The HPV vaccine is a series of three shots over the course of six months. There are two months between the first and second shots, and four months between the second and third shots. For example:
- January: Shot #1
- March: Shot #2 (2 months)
- June: Shot #3 (4 months)
People under the age of 15 will most of the time need only two shots because young people often have stronger immune response.
If you’re worried that you’ll forget to get future doses at the recommended times, you can sign up for email reminders at the recommended two and six months.
There are several ways that you can get the Gardasil vaccine in BC. Use the interactive tool below and find out what pathway is best for you!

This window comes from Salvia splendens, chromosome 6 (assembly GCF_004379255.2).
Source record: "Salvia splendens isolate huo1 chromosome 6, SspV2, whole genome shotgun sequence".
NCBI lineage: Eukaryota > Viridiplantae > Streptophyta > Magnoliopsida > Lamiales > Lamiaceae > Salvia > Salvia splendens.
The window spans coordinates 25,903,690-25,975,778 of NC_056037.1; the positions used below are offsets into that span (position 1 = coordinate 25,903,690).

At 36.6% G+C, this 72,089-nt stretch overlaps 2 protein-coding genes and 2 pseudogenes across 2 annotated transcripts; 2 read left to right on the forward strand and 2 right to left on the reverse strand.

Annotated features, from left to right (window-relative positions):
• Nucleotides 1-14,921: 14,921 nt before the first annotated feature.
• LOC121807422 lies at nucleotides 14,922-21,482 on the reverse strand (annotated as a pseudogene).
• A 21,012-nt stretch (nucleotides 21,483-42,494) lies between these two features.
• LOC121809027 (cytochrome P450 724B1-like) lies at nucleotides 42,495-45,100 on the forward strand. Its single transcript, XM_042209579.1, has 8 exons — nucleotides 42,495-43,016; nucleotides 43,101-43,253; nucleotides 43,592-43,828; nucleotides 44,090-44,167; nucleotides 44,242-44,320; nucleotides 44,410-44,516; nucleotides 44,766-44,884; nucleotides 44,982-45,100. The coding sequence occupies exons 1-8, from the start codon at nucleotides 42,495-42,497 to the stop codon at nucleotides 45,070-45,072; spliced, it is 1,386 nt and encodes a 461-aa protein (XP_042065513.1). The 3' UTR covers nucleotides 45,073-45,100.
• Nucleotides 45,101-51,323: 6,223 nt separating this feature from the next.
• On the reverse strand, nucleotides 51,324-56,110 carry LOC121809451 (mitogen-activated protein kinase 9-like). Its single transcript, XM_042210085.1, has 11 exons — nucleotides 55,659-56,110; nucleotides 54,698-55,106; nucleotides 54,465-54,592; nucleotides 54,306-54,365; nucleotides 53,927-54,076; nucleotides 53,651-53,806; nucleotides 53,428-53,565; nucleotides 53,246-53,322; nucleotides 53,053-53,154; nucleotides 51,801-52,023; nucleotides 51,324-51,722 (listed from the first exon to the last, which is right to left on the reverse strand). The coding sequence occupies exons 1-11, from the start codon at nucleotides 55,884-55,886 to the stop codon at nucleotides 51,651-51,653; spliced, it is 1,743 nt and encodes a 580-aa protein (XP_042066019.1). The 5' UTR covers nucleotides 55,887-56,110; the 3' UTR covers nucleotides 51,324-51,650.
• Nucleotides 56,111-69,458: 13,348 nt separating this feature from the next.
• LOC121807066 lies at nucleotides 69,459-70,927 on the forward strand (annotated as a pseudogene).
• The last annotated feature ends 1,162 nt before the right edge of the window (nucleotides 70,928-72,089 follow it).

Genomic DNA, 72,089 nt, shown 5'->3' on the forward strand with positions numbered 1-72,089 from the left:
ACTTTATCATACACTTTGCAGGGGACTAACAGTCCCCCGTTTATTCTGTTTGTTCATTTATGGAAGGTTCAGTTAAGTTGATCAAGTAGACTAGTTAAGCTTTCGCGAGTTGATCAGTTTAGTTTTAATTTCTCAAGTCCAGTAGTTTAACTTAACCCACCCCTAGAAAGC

YOUR PATHWAYS TO GARDASIL
Accessing Gardasil is different depending on where we live.
Could you give us an idea of where you currently live?
There is no specific vaccination program for First Nations. If you’re First Nations, you can access to the HPV vaccine based on the same four options below.
Living outside of BC? Talk to a trusted health care provider about how to access the HPV vaccine locally. Scroll down for resources on accessing the Gardasil vaccine outside of BC.
The free provincial program
Certain groups of people can receive Gardasil 9 for free before our 27th birthday through the BC provincial program.
Specific groups of people get the Gardasil vaccine for free because governments need to plan for vaccinations to occur within the groups or people at the highest risk, and at the right moment (early intervention). HIM recommends that any sexually active gay, bi, queer man and anyone in our communities who is over the age of 27 should consider becoming vaccinated if they can access one of these options.
The HPV vaccine is most effective before someone becomes sexually active and have come into contact with HPV. That’s why students in BC are offered the HPV vaccine in the 6th grade.